Later today, we'll offer up our contrarian perspective on why the Fiscal Cliff could be a positive for the US economy in the not-so-distant-future. That is, if we go over it – or at least take similar severe measures to cut spending, raise revenue and pay down the debt. But more on that later. Perhaps more important for less philosophically or argumentatively inclined readers (bring on the rotten tomatoes, commenters!!) is why the Fiscal Cliff matters for procurement and why procurement organizations should prioritize the topic for discussion and analysis.
Procurement organizations should take a number of actions given the overhang of Fiscal Cliff and the uncertainty surround tax policy, demand (especially public sector) and related factors. First off, it's essential to not confuse a period of reduced demand (necessarily) with a period of declining commodity prices. A combination of global demand (India, China, etc.), speculation, scarcity, protectionism and continued unfriendly US policy toward domestic energy and mining portend continued commodity volatility for metals, agricultural products, and energy.
Given this, we see the best option as taking risk off the table. If you have a "no-hedge" policy going into 2013, reevaluate why. And if you're certain or fairly certain about demand, do something about it. Take commodity – and currency, depending on your sourcing strategies – risk off the table.
Second, start thinking about strategies that can create greater flexibility around working capital, inventories and the like. And don't lock yourself into any one "position." For example, where possible (MRO, perhaps), it is likely worth the added cost to work with a supplier on a vendor managed inventory perspective because of the flexibility it affords and the working capital it can free up from eliminating inventory on the balance sheet to extending absolute payment as long as possible.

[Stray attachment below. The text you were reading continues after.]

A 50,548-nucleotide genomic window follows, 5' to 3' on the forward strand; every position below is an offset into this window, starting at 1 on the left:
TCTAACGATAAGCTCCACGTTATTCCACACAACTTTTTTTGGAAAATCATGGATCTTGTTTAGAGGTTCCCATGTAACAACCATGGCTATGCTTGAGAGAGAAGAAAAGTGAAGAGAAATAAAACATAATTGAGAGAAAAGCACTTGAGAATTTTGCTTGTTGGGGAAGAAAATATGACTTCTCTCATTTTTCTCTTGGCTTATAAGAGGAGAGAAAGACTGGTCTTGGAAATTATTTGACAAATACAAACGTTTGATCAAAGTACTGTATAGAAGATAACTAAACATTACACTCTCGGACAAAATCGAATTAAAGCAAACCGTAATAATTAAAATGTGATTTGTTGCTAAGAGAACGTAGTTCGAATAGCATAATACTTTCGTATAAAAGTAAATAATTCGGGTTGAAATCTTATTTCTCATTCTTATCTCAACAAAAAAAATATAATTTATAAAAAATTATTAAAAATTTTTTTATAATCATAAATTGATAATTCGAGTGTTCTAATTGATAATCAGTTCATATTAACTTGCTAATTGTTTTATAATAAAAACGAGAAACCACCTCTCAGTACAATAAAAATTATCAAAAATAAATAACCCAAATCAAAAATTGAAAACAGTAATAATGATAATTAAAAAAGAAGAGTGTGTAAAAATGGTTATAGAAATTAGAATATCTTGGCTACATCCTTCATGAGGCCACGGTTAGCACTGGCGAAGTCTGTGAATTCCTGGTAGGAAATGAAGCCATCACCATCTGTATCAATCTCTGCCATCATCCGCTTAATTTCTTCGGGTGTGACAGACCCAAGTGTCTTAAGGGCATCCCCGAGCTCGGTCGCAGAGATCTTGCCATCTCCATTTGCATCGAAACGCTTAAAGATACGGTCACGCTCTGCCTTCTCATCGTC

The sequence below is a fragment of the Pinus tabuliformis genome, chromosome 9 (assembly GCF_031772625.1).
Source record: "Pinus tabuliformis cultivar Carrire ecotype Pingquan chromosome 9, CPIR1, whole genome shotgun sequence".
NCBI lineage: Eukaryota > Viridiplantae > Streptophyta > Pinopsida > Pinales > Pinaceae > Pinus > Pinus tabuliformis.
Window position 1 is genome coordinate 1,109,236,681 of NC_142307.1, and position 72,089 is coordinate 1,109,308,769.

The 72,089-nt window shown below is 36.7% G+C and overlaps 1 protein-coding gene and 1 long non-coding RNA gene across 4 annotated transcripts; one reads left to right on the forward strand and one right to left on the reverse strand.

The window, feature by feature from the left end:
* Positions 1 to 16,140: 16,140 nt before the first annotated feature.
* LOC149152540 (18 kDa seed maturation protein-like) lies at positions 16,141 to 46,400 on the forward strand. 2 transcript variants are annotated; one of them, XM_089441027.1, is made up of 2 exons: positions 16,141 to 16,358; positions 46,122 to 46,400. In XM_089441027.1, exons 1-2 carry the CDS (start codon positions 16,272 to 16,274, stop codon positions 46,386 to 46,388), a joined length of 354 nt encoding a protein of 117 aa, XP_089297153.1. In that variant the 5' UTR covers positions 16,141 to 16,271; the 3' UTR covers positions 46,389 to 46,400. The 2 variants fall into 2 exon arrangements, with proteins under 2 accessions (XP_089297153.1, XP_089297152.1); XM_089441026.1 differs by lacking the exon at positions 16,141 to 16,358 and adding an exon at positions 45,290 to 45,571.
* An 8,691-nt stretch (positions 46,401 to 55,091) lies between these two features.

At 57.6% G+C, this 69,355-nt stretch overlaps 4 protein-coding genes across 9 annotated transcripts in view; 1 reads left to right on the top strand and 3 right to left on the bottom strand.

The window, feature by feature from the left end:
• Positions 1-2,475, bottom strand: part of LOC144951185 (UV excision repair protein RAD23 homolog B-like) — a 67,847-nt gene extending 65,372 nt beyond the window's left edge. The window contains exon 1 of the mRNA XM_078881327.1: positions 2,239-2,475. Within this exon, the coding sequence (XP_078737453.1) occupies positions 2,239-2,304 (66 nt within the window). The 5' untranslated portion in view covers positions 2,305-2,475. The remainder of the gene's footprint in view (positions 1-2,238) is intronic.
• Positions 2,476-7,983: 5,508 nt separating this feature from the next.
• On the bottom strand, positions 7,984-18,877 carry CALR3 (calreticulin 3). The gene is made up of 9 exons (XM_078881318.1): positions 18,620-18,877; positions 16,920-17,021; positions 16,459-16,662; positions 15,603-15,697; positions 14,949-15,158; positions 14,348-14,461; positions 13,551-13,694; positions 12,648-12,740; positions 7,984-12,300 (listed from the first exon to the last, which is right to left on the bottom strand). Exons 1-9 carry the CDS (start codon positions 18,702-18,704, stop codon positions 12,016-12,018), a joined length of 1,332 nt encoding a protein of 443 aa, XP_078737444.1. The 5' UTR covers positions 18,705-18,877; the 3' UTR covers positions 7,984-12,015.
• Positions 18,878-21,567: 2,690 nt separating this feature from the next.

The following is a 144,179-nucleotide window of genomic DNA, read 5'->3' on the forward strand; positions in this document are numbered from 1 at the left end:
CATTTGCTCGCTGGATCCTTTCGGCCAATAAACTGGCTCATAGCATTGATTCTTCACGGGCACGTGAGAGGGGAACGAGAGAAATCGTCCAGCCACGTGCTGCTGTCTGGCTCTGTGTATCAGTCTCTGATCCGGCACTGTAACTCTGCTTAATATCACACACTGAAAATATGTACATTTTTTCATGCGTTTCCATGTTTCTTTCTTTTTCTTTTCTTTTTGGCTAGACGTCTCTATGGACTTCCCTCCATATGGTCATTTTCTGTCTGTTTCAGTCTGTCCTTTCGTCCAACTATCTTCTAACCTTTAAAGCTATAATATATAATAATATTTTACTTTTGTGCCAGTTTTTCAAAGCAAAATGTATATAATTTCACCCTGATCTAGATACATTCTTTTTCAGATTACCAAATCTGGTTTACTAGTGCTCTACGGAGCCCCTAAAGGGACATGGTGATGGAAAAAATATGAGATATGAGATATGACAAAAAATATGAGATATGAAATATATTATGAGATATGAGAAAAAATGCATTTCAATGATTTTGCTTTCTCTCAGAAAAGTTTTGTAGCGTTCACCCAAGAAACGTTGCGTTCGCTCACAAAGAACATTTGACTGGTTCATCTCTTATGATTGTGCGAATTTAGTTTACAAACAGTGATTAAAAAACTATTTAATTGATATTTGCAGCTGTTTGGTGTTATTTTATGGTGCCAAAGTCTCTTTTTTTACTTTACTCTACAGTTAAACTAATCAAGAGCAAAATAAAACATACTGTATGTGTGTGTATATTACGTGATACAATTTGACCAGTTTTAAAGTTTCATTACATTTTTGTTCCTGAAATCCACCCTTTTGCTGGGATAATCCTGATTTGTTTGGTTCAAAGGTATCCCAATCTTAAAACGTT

But stay flexible and avoid longer-term arrangements if possible (e.g., fixed payment terms or discount schedules, such as those required when you push spend to a p-card). Given the potential profitability of putting one's balance sheet to work with early payment discounts – which, thanks to Oxygen Finance and KPMG, can now be reclassified as an income in certain geographies – it will pay to be flexible, especially as the cost of capital increases for suppliers and banks demand more onerous terms.
For example, in today's environment, it is all but impossible for a small supplier to get a line of credit without a personal guarantee unless they have had a banking relationship for years. This supplier is more likely in an austerity or Fiscal Cliff scenario where securing a load proves even more difficult to pay a premium for early payment options. And all the better as the buying organization if you can reclassify savings as income, especially when "normal" top line growth is more challenging than ever.
Third, in an environment where growth is declining (and hence, budgets as well) due to increased taxes and reduced deficit spending, consider the need to have more granular purchasing controls than ever before. Invest in the right T&E and travel system, for example, that enables smarter buying (e.g., using a discounted hotel site if it saves money over a contracted rate). Make sure your eProcurement system is rolled out across as many categories and users as possible to enable tighter controls. And make sure your employees aren't gaming services and other contracts through PO nonsense (e.g., issuing multiple POs just under a certain scrutiny threshold and/or without outcomes and payment tied to measurable deliverables).
Here at Spend Matters, we hope that our government uses the Fiscal Cliff to get its shaky financial house in order. But regardless of how selfish and nonsensical our politicians become over the issue, we in procurement can use Fiscal Cliff to shore up our purchasing visibility and controls while taking as much risk as possible off the table – not to mention enabling flexibility to take advantage of new opportunities as they present themselves.